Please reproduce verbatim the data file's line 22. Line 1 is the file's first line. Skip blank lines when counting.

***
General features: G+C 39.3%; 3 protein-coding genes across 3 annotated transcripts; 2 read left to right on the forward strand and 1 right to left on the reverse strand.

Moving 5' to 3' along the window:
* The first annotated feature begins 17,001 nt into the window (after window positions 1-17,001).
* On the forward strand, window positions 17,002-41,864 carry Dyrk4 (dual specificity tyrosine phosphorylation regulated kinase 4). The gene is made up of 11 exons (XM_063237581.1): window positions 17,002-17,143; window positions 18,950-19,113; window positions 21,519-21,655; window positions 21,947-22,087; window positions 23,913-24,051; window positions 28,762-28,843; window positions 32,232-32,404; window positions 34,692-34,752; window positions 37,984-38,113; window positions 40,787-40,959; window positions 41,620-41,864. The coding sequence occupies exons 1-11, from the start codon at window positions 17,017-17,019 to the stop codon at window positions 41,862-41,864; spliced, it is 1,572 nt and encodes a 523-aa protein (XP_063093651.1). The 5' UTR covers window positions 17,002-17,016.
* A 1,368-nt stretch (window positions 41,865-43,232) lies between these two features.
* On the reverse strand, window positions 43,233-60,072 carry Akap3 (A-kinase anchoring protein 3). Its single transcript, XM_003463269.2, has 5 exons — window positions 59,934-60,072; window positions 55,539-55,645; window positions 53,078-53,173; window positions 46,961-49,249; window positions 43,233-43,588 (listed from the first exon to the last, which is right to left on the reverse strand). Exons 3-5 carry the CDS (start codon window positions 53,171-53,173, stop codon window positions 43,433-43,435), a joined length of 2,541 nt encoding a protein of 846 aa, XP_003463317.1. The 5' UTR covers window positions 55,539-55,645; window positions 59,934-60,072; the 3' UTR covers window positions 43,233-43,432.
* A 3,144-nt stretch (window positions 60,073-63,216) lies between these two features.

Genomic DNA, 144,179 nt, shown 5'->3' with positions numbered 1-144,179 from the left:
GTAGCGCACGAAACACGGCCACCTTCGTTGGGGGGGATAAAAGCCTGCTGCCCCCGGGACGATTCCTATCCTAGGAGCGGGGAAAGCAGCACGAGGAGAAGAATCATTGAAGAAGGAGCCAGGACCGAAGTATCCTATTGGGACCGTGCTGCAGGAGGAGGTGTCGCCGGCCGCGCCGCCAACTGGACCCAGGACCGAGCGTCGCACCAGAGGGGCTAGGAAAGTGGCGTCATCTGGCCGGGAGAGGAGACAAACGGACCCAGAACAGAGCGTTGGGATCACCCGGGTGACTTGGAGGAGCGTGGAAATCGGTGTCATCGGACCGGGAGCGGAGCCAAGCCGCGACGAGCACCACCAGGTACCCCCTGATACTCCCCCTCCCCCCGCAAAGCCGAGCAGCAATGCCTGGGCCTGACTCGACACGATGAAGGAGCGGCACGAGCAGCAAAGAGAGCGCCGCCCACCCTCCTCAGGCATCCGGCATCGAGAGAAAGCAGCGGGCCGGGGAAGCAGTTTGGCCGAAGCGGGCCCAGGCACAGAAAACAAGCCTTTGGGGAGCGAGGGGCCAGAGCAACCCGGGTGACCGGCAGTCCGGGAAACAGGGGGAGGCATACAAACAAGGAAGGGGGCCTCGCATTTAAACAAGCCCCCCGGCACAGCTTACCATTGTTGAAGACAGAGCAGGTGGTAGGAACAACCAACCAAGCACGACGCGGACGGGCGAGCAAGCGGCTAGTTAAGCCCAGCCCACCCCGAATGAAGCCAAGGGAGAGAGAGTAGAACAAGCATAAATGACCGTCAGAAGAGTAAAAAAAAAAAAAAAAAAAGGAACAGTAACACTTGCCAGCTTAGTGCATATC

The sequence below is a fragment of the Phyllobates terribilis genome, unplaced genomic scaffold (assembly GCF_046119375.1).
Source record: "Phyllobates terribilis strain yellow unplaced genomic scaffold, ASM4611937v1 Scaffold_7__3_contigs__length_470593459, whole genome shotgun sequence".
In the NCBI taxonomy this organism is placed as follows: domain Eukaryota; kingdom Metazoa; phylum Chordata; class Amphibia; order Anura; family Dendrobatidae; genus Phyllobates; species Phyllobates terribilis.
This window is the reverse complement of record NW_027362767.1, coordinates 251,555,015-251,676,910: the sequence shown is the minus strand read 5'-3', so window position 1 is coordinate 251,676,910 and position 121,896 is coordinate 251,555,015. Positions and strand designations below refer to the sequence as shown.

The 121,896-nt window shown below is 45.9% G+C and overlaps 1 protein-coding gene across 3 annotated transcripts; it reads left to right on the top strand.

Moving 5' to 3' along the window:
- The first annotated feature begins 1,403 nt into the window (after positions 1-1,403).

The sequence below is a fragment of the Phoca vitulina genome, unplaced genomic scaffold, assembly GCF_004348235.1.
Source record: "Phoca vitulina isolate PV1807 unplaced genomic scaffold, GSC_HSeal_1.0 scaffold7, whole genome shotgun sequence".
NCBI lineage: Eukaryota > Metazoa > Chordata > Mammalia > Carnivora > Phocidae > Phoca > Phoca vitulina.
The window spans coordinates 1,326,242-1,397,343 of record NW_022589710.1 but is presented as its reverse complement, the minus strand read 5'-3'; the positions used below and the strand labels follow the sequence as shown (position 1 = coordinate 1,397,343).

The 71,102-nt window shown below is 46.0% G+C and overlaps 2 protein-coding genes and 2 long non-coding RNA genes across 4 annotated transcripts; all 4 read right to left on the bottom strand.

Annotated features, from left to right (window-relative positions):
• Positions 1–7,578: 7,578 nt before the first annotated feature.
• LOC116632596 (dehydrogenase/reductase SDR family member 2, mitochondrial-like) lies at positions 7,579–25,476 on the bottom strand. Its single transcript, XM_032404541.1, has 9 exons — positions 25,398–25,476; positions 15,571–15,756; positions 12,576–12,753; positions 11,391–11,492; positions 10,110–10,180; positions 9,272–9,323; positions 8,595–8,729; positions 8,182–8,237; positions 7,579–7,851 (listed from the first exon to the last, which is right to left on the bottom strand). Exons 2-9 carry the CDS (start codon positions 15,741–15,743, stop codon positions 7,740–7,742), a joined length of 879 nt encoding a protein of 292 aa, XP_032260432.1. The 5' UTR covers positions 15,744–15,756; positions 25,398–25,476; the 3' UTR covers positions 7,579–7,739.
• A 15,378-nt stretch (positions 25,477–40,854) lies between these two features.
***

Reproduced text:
Annotated features, from left to right (window-relative positions):